A bee collecting pollen from a Black-eyed Susan (Rudbeckia hirta).
Though it might not seem like it for some of us who are still in the throes of winter and it especially feels like a distant dream as I look outside my window here in Montana, but Spring is right around the corner. Along with this magnificent season filled with new life in our gardens and landscapes our world will soon be buzzing with pollinators as well!
Most gardeners have a basic appreciation for pollinators. We know they are responsible for many things including providing important agricultural and economic services by pollinating many of the crops that we eat and by maintaining the diversity of plant communities (which help feed and house lots of other wildlife who share our space). Although lots of animals are pollinators, including birds, flies, beetles, butterflies, bats, small rodents, and more, bees are the most important of them all! This is because they have branched hairs covering their body which make them extremely efficient at carrying pollen from plant to plant.
Honey bees often get most of the publicity when you think about pollinators, or bees in general. Although they are really important to our agricultural operations they are not native but were brought to North America by colonists in the early 1600s. Some gardeners can even name a few additional types of bees but many may not realize the impressive number of bee species that are native to North America, estimated to be around 4000!
We are also becoming more aware of the fact that many wild and domesticated bees around the world have been undergoing declines over the past few decades of observation- which brings up questions about what we can do to help. The cool thing about this is that we, as gardeners, can have a positive impact on our bees, by thinking about them intentionally as we design and plant our gardens and take care of them throughout the year.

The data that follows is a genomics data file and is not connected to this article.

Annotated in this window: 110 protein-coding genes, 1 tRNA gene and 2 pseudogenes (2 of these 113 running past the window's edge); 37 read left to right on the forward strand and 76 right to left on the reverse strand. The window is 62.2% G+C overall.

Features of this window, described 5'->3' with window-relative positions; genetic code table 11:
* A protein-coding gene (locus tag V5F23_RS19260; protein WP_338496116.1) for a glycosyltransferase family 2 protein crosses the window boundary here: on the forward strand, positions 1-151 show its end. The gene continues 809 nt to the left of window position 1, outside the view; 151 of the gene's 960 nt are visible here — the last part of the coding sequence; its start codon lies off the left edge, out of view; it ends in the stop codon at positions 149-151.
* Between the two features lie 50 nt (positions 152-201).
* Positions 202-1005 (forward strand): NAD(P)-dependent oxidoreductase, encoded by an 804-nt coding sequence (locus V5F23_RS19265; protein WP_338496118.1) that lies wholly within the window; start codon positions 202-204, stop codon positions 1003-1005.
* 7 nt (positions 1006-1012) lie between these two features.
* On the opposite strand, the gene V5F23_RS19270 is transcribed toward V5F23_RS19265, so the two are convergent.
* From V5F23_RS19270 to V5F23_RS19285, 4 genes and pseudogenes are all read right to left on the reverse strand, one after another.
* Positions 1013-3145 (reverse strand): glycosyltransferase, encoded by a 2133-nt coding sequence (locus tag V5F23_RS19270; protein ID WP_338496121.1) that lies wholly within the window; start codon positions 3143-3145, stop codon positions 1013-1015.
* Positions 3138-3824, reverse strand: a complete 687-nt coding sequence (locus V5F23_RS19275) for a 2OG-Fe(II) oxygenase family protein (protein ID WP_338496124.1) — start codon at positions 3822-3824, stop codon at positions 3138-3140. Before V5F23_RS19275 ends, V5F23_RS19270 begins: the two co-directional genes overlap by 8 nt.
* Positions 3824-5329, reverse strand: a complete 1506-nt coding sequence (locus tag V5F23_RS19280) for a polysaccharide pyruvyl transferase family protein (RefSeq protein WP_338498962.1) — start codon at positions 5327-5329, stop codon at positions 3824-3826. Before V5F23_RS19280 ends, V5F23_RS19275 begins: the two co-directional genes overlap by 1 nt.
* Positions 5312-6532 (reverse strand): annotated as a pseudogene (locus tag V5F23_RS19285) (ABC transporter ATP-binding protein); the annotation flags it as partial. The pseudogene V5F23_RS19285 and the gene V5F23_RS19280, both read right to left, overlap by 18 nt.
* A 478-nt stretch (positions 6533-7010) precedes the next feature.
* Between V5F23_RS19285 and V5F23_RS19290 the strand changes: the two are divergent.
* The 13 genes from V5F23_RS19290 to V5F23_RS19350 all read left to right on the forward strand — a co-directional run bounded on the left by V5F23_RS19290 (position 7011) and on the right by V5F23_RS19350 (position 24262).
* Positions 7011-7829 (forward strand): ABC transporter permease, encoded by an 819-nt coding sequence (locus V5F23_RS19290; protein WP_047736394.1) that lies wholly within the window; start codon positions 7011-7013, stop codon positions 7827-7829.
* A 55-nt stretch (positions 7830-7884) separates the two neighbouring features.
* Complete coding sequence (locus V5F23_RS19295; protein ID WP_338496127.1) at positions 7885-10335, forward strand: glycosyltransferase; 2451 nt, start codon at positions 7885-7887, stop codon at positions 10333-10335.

Just like us, bees need a few basic things to survive. They need food, a place to live, and protection from practices that can harm them (such as improper/unnecessary pesticide use). Each of these needs can be an entire blog post of its own, and in fact might be in the coming months, but my goal for this specific post is to introduce you to some of the resources that have regional information for selecting plants for pollinators.
A bumble bee sipping nectar from a ‘Pink Spire’ Summersweet (Clethra alnifolia).
Pollinator Partnership, Xerces Society, National Audubon Society and lots of other educational organizations have a vast array of plant lists available for the pollinator enthusiast (see the resources linked at the end of this post to find an appropriate list of hardy plants adapted to your region). As you select your favorites from these lists there are a few things you should keep in mind to ensure you have the best impact on bees with the plants you select: